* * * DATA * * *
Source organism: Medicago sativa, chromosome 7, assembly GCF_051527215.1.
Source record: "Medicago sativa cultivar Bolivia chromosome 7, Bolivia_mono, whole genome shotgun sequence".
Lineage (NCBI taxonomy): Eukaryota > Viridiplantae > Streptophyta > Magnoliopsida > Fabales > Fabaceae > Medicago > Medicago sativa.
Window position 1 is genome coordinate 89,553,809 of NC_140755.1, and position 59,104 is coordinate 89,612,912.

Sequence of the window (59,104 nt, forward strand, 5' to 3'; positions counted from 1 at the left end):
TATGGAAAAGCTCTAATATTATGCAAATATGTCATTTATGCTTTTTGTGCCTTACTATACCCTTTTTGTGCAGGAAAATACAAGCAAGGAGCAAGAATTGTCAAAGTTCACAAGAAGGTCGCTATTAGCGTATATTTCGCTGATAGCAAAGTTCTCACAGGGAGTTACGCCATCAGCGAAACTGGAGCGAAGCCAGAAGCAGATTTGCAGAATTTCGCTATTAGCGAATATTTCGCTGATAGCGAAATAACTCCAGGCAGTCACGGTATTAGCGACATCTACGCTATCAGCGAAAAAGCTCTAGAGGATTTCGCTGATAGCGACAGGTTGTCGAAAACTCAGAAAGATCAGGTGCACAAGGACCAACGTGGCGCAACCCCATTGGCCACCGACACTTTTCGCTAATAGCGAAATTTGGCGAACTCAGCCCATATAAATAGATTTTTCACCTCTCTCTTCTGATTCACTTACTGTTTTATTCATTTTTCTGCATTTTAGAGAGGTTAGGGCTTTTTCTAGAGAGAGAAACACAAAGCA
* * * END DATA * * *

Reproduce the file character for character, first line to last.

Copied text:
Source organism: Medicago sativa, chromosome 7, assembly GCF_051527215.1.
Source record: "Medicago sativa cultivar Bolivia chromosome 7, Bolivia_mono, whole genome shotgun sequence".
Lineage (NCBI taxonomy): Eukaryota > Viridiplantae > Streptophyta > Magnoliopsida > Fabales > Fabaceae > Medicago > Medicago sativa.
Window position 1 is genome coordinate 89,553,809 of NC_140755.1, and position 59,104 is coordinate 89,612,912.

Sequence of the window (59,104 nt, forward strand, 5' to 3'; positions counted from 1 at the left end):
TATGGAAAAGCTCTAATATTATGCAAATATGTCATTTATGCTTTTTGTGCCTTACTATACCCTTTTTGTGCAGGAAAATACAAGCAAGGAGCAAGAATTGTCAAAGTTCACAAGAAGGTCGCTATTAGCGTATATTTCGCTGATAGCAAAGTTCTCACAGGGAGTTACGCCATCAGCGAAACTGGAGCGAAGCCAGAAGCAGATTTGCAGAATTTCGCTATTAGCGAATATTTCGCTGATAGCGAAATAACTCCAGGCAGTCACGGTATTAGCGACATCTACGCTATCAGCGAAAAAGCTCTAGAGGATTTCGCTGATAGCGACAGGTTGTCGAAAACTCAGAAAGATCAGGTGCACAAGGACCAACGTGGCGCAACCCCATTGGCCACCGACACTTTTCGCTAATAGCGAAATTTGGCGAACTCAGCCCATATAAATAGATTTTTCACCTCTCTCTTCTGATTCACTTACTGTTTTATTCATTTTTCTGCATTTTAGAGAGGTTAGGGCTTTTTCTAGAGAGAGAAACACAAAGCA